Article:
It’s deeply disappointing to learn that under pressure from the Minnesota Farm Bureau and some rural legislators, the Dayton administration is retreating from enforcement of the state’s new buffer strip requirements against private ditches (“GOP deals setback to buffer rule,” Jan. 30). Minnesota’s lakes, rivers and streams are a priceless legacy that sets us apart from other states as truly unique. Yet in our lifetimes we are squandering that legacy through reckless stewardship. Polluted runoff from farms is by far the biggest threat to water quality in our rivers and streams, especially in agriculture-­intensive areas of the state. The buffer strip legislation enacted last year was a visionary and far-reaching measure that holds the potential to make Minnesota a leader among states in controlling nonpoint source pollution left unregulated by the federal Clean Water Act.

This is a pivotal moment: We can begin to clean up our waterways or continue to watch them deteriorate. Now is not the time to sound the retreat on water quality. Those ditches exist for one purpose only: to carry stormwater away from farm fields and toward public waterways. They need protective buffer vegetation to filter out pollutants whether they are on private or public lands.

Brad Karkkainen, St. Paul

• • •

Farmers Union President Doug Peterson, state Rep. Kurt Daudt, state Rep. Denny McNamara and others objecting to Department of Natural Resources interpretation of the ditch buffer law are clearly wrong. As a former county attorney who dealt with ditch law in a heavily ditched county for 20 years, I can assure them that private ditches that empty into a public system are “ditches within the benefited area of public drainage systems.” To claim otherwise is either disingenuous or an admission that they lack familiarity with ditch law and failed to consult an experienced ditch lawyer.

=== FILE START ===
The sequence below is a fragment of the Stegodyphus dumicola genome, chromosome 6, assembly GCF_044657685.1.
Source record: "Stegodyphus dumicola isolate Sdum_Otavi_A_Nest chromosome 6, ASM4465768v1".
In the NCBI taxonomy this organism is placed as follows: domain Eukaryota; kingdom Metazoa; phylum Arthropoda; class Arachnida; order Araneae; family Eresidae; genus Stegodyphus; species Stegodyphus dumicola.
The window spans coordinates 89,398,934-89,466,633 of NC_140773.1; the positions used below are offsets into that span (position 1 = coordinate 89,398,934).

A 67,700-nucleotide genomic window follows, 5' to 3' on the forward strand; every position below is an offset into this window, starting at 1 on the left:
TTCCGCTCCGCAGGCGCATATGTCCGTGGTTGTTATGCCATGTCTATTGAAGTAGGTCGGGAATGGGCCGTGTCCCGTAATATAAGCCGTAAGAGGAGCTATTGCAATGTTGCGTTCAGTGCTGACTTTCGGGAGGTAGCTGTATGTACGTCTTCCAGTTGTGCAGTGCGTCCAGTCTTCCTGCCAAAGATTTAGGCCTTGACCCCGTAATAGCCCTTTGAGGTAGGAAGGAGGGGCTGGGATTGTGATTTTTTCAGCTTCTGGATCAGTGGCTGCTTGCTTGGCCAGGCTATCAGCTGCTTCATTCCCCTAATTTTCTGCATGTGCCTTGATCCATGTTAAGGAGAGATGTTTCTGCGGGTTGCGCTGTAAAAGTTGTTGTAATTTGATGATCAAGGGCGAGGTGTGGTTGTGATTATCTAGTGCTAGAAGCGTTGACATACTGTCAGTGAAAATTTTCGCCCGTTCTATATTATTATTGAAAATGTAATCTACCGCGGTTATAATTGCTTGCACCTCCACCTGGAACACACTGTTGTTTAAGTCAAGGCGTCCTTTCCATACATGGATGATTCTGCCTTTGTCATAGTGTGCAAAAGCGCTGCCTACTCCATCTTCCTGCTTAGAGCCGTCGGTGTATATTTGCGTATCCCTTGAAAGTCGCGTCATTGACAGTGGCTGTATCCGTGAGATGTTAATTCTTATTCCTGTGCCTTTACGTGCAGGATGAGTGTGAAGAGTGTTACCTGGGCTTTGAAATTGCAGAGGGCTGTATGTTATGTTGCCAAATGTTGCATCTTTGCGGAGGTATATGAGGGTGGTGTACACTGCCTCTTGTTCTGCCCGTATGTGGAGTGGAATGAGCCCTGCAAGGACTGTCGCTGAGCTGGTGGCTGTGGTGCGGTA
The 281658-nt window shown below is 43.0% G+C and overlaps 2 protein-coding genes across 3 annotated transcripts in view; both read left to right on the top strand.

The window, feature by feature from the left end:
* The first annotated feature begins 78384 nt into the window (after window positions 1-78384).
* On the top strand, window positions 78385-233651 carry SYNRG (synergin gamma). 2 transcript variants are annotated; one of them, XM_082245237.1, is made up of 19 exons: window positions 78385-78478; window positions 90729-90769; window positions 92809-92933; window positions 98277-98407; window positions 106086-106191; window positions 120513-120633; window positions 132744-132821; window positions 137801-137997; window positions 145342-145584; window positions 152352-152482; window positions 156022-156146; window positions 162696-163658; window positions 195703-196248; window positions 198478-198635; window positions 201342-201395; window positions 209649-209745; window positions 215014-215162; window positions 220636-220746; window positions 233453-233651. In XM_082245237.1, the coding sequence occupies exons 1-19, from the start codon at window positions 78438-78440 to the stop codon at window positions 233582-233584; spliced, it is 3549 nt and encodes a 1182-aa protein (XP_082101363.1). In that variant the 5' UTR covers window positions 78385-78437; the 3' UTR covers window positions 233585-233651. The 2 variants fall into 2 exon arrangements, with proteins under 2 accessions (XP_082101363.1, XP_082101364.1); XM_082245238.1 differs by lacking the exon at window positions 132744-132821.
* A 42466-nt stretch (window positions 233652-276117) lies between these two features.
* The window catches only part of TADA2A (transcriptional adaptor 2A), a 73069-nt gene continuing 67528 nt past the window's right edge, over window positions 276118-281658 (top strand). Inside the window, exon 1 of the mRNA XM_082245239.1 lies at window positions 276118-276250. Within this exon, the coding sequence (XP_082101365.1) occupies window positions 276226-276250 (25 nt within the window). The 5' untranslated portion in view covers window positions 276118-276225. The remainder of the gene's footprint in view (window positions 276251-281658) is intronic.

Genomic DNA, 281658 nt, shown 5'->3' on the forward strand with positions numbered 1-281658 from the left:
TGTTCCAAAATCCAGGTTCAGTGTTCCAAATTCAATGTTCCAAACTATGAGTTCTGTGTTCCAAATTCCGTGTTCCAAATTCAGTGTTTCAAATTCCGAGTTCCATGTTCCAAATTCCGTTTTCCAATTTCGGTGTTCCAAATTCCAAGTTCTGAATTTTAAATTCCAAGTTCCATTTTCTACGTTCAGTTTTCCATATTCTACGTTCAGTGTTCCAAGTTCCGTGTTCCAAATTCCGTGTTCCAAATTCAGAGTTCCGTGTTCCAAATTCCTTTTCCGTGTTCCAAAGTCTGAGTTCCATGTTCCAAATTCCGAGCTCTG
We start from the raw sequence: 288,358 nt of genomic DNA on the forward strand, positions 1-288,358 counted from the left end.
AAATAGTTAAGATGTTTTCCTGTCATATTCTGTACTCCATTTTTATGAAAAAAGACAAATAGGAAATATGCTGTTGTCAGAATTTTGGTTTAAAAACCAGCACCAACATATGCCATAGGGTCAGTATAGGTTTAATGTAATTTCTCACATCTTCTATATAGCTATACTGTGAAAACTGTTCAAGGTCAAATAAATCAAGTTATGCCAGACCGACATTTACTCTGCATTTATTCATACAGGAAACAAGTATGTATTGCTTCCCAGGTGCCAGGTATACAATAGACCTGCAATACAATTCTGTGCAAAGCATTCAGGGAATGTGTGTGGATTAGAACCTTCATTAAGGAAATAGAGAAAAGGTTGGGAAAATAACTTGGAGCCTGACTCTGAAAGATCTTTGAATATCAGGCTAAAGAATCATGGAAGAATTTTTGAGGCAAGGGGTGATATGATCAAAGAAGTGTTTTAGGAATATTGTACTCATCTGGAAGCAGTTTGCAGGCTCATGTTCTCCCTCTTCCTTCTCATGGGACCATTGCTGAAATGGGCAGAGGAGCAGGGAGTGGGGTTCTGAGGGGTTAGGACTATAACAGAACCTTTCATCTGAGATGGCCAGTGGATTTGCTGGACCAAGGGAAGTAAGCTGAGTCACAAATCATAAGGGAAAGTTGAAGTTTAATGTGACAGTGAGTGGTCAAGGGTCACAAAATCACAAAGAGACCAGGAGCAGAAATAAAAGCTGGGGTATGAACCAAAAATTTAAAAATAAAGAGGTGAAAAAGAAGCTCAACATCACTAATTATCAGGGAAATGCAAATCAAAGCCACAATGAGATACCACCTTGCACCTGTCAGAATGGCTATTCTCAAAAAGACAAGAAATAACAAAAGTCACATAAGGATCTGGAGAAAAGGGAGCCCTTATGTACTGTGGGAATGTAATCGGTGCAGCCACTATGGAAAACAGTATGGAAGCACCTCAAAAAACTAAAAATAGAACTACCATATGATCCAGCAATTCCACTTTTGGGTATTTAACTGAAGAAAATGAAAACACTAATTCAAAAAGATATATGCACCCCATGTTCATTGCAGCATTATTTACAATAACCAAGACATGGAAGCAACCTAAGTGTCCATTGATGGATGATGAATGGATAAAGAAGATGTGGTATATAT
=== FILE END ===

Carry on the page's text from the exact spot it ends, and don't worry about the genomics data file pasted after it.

The private ditches are “benefited” — as the term has long been applied — because they dispose of unwanted water into the public system. Rather than making a strained argument that their negotiations demonstrate legislative intent that trumps clear statutory language, they should admit that they either failed to read the bill or did not understand what they had read.

Boyd Beccue, Monticello, Minn.

The writer is a former Kandiyohi County attorney, now retired.



As with any investment loss, homeowner bailout unjustified

I bought dot-com stocks when they were hot. Then came the dot-com bust. I lost a lot of money. Boohoo! I sought and received no public relief. I invested. I lost.

People bought houses on the shores of White Bear Lake when they were hot. White Bear Lake has lost tremendous amounts of water and they have potentially lost money in property values. Boohoo! Why should the public bail them out? (“Refilling White Bear Lake: $100M,” Jan. 30.) They invested. They may lose.

Richard D. Olmsted, Vadnais Heights



Kim Graves reinstatement shows there are two Americas

What are we to make of “Judge halts demotion of VA chief” (Jan. 30)? “A twist of tragic comedy?” Really? St. Paul Veterans Affairs executive Kim Graves — found by an inspector general’s investigation to have abused her position of power by orchestrating a move from the East Coast to Minnesota and wrongly racking up $130,000 in taxpayer-paid moving expenses — could not be disciplined (or even indicted) because others who were in a position to know or committed similar fraudulent acts with taxpayer money were not similarly disciplined? That logic is circular and self-determining at best, and leaves wide open the question: How can we continue to tolerate such blatant abuses of privilege and power?

There are two Americas — those on the inside, snout firmly in the trough, untouchable, and those on the outside left to wonder what we have allowed to happen and whether there is any hope of reform. That there exists a U.S. Merit Systems Protection Board, whose mission is to protect federal employees against abuses by agency management — all funded by, again, taxpayers — is the most interesting twist in this story. Not that I suggest that federal employees should not have opportunity to address actual abuses, but when a decision is so obviously blind to what are certainly fraudulent and criminal activities, that “mission” has overstepped its original intent.

Dennis Williams, St. Paul